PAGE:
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The former Daily Statesman is now The Dexter Statesman and currently does not have an operating website.

"Bootheel" book coming soon through SEMO State U

Posted Thursday, April 12, 2012, at 3:19 PM

Sorry for not posting columns regularly of late, due primarily to final detail editing, picture-matching, and "re-editing" of book chronicling the life of early Bootheel "swamp" settlers, the bravery and toughness it took to survive the elements, the world-record dredging it took the drain the 6-county region now transformed into some of richest farm land in the nation.

It's been a five-year labor of love, including first-person drama of people surviving floods, panther attacks, influenza and back-breaking hard work of timbering and land-clearing.

Gray's Ridge, Trailback, Morehouse, Buffington and Canalou histories include heroic strong-stock people, such as the Harlans who helped clear the land around Gray's Ridge and Cline's Island.

Earliest Canalou in 1902, was opened "on stilts" above the swamp water that measured 3- to 10-feet in depth, with cane being so thick and trees so large, early settlers could not see but a few feet in any direction.

Initial motivation for the book on Bootheel history came when I was blessed to interview (the late) Florence Robinson Poe, at ages 105 and 110, before she died last year in Cape Girardeau, at age 112. Most remarkable, this woman whose memory could detail last week events, as well as details of life spanning three different centuries...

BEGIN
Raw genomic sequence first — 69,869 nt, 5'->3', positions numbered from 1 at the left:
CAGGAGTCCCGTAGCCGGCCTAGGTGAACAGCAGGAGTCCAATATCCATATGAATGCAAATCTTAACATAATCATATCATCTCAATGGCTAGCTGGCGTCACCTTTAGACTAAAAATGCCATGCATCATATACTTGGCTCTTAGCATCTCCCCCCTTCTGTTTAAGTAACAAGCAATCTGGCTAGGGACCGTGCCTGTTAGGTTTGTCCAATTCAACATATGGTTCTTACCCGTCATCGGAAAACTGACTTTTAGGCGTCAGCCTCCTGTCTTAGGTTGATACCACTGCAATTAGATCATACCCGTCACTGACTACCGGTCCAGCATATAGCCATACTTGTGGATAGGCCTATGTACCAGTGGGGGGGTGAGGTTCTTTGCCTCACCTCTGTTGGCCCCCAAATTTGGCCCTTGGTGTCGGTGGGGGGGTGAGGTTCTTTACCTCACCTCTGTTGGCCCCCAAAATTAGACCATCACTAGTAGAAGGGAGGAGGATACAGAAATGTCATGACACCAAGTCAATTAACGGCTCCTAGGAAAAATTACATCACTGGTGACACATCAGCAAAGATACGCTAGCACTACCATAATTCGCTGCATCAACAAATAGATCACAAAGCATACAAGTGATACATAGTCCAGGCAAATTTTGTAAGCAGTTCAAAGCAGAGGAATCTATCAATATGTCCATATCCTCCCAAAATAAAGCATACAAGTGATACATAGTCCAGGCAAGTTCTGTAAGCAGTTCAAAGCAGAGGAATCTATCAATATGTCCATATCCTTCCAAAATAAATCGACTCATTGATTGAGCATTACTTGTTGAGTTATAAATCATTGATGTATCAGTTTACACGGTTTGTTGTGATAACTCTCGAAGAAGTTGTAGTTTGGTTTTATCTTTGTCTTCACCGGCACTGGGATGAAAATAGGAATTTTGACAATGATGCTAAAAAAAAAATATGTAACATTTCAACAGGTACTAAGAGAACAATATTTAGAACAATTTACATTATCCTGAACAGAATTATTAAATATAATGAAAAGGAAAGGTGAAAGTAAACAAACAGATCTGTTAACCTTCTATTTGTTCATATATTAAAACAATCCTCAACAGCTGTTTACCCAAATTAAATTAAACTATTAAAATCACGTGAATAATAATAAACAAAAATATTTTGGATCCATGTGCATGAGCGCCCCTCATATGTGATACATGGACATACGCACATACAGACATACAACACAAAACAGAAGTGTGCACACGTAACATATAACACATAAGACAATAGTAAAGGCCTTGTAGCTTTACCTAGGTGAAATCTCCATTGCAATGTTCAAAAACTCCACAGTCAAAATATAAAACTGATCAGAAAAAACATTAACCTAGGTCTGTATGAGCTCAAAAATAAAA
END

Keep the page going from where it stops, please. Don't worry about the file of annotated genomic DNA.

I've also been privileged, having grown up in New Madrid County and graduated high school at Gray's Ridge/Richland, to benefit from some of the best teachers and talented farmers in Bootheel history.

Details will be coming soon with complete "book title and front jacket cover," and announcement of book signing dates in Dexter, Sikeston, New Madrid, Malden, Kennett and Poplar Bluff.

I have loved my world-travelled newspapering career, made possible by the likes of the late Supt. of Schools Robert L. Rasche and school board member Hugh Parks. I personally thank SEMO U historian Frank Nickell for his vision, encouragement and faith that I could complete the task...!!

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Retired recently as world-traveled newspaperman, career made possible by late Superintendent of Schools Robert L. Rasche, about to have Bootheel life book published by SEMO State University. Loved farm life, but knew at five years old, didn't want to be a "cotton picker" when I grew up.
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